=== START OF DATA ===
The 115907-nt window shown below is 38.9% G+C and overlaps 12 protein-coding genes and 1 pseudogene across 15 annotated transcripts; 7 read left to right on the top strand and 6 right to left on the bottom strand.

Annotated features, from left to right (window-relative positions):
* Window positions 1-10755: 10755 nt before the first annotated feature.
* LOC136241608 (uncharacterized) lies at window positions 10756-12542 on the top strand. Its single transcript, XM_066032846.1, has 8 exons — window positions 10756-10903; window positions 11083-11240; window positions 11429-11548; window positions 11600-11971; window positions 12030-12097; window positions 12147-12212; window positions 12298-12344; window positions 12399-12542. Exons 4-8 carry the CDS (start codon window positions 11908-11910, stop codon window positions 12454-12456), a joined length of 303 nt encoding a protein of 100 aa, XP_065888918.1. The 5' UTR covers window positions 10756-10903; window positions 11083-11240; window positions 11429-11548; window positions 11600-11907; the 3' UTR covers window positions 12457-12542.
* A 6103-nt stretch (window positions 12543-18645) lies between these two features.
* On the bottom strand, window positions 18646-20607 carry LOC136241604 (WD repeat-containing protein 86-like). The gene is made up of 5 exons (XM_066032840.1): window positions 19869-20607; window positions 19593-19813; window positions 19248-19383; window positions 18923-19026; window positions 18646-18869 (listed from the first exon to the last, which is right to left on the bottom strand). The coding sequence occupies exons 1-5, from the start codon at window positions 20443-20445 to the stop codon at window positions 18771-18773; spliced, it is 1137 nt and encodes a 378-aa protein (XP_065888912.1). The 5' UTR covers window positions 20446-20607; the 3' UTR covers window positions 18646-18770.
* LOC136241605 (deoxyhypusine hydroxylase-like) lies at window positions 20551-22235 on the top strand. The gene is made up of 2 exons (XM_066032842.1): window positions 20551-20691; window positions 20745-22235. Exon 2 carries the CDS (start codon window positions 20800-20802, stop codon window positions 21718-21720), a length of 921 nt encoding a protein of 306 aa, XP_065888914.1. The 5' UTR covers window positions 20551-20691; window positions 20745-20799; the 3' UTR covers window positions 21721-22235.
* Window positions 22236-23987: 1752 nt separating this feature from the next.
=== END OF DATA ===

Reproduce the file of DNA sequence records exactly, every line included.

The 115907-nt window shown below is 38.9% G+C and overlaps 12 protein-coding genes and 1 pseudogene across 15 annotated transcripts; 7 read left to right on the top strand and 6 right to left on the bottom strand.

Annotated features, from left to right (window-relative positions):
* Window positions 1-10755: 10755 nt before the first annotated feature.
* LOC136241608 (uncharacterized) lies at window positions 10756-12542 on the top strand. Its single transcript, XM_066032846.1, has 8 exons — window positions 10756-10903; window positions 11083-11240; window positions 11429-11548; window positions 11600-11971; window positions 12030-12097; window positions 12147-12212; window positions 12298-12344; window positions 12399-12542. Exons 4-8 carry the CDS (start codon window positions 11908-11910, stop codon window positions 12454-12456), a joined length of 303 nt encoding a protein of 100 aa, XP_065888918.1. The 5' UTR covers window positions 10756-10903; window positions 11083-11240; window positions 11429-11548; window positions 11600-11907; the 3' UTR covers window positions 12457-12542.
* A 6103-nt stretch (window positions 12543-18645) lies between these two features.
* On the bottom strand, window positions 18646-20607 carry LOC136241604 (WD repeat-containing protein 86-like). The gene is made up of 5 exons (XM_066032840.1): window positions 19869-20607; window positions 19593-19813; window positions 19248-19383; window positions 18923-19026; window positions 18646-18869 (listed from the first exon to the last, which is right to left on the bottom strand). The coding sequence occupies exons 1-5, from the start codon at window positions 20443-20445 to the stop codon at window positions 18771-18773; spliced, it is 1137 nt and encodes a 378-aa protein (XP_065888912.1). The 5' UTR covers window positions 20446-20607; the 3' UTR covers window positions 18646-18770.
* LOC136241605 (deoxyhypusine hydroxylase-like) lies at window positions 20551-22235 on the top strand. The gene is made up of 2 exons (XM_066032842.1): window positions 20551-20691; window positions 20745-22235. Exon 2 carries the CDS (start codon window positions 20800-20802, stop codon window positions 21718-21720), a length of 921 nt encoding a protein of 306 aa, XP_065888914.1. The 5' UTR covers window positions 20551-20691; window positions 20745-20799; the 3' UTR covers window positions 21721-22235.
* Window positions 22236-23987: 1752 nt separating this feature from the next.